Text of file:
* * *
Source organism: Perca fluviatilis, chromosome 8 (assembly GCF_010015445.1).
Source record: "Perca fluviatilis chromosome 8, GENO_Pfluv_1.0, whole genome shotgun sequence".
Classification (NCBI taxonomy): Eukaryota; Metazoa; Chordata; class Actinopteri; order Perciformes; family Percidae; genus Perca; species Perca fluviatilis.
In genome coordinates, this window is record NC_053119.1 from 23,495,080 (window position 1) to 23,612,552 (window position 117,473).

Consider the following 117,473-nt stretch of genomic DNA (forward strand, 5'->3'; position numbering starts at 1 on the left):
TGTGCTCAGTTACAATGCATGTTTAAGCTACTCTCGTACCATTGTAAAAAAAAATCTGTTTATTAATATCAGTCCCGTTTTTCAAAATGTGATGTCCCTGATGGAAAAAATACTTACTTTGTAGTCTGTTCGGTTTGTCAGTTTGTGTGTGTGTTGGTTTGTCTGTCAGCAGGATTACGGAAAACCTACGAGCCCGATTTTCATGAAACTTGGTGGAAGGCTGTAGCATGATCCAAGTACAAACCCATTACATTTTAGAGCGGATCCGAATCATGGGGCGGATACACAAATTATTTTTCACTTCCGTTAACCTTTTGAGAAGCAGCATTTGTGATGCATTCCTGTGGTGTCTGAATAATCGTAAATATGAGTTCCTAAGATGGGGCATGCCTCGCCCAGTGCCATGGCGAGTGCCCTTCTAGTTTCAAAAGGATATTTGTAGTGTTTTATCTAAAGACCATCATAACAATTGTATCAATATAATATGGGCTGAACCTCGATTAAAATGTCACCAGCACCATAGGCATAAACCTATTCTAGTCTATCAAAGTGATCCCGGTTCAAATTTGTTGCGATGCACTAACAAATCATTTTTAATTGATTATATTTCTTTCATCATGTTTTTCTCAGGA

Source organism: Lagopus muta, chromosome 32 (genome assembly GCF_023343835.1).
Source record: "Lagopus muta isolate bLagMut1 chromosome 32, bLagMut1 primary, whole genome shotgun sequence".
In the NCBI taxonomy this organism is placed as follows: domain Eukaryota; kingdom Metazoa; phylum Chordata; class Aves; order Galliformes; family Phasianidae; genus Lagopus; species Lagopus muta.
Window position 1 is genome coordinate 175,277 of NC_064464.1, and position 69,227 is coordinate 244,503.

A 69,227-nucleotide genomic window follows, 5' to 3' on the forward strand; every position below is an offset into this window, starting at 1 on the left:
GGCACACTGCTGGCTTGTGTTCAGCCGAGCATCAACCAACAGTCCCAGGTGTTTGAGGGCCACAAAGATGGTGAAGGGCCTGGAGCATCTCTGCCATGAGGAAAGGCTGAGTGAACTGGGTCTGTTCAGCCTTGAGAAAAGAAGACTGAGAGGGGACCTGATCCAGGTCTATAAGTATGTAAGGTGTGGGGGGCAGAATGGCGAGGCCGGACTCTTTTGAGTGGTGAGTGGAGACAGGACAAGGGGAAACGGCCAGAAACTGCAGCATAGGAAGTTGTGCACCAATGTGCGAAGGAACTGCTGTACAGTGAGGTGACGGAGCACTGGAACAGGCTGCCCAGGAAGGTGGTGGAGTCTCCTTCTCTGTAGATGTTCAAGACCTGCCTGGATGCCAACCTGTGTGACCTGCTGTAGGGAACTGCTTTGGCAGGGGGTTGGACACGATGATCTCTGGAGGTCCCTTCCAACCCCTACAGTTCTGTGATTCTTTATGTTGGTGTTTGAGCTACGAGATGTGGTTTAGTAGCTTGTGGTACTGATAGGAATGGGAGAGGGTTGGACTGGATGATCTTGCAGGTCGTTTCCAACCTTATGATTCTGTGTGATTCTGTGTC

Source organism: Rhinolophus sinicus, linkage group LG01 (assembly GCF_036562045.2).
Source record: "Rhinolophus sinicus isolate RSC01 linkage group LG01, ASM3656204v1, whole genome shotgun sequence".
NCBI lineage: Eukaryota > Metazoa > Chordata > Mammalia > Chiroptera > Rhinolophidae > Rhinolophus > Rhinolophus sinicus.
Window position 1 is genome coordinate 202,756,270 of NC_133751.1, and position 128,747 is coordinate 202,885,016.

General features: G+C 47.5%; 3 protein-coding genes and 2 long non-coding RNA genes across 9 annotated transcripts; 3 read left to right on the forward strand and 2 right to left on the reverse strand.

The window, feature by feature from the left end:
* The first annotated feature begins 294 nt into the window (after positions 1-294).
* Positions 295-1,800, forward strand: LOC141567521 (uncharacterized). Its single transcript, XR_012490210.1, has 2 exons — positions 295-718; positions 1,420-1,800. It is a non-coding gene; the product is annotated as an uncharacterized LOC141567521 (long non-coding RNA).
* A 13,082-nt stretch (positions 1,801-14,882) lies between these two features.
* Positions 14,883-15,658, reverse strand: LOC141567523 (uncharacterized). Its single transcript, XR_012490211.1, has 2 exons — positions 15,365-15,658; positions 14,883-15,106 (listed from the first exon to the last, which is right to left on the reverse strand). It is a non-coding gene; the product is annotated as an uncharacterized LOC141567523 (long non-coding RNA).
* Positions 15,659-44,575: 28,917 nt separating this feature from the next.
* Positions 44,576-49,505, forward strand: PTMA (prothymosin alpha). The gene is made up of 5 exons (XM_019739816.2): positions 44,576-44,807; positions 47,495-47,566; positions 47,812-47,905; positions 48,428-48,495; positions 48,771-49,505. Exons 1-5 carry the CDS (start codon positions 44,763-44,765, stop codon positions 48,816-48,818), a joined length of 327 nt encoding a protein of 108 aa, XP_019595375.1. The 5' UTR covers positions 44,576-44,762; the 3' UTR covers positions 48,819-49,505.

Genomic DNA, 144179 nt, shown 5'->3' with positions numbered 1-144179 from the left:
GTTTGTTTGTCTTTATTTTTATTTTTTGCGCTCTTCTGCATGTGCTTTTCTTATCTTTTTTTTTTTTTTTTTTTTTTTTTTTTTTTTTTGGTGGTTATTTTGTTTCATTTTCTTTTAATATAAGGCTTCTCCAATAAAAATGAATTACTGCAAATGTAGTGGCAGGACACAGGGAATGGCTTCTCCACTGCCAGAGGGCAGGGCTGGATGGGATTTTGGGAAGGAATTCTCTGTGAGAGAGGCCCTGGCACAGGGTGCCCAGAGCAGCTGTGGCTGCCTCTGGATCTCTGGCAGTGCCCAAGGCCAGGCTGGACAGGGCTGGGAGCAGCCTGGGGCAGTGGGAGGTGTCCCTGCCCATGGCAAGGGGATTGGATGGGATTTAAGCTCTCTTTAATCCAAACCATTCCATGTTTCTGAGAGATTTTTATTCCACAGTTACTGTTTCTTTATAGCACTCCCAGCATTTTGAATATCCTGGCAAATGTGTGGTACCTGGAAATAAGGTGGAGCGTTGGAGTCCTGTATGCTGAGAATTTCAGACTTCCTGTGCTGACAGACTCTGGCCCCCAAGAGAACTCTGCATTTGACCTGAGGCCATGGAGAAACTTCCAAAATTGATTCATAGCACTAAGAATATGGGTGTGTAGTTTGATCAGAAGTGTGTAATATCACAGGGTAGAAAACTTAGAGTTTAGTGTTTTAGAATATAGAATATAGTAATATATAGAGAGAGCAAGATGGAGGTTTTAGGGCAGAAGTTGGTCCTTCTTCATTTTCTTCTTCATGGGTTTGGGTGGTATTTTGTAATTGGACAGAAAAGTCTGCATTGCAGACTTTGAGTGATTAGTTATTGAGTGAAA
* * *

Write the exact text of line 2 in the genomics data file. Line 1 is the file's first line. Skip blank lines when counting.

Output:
Source record: "Perca fluviatilis chromosome 8, GENO_Pfluv_1.0, whole genome shotgun sequence".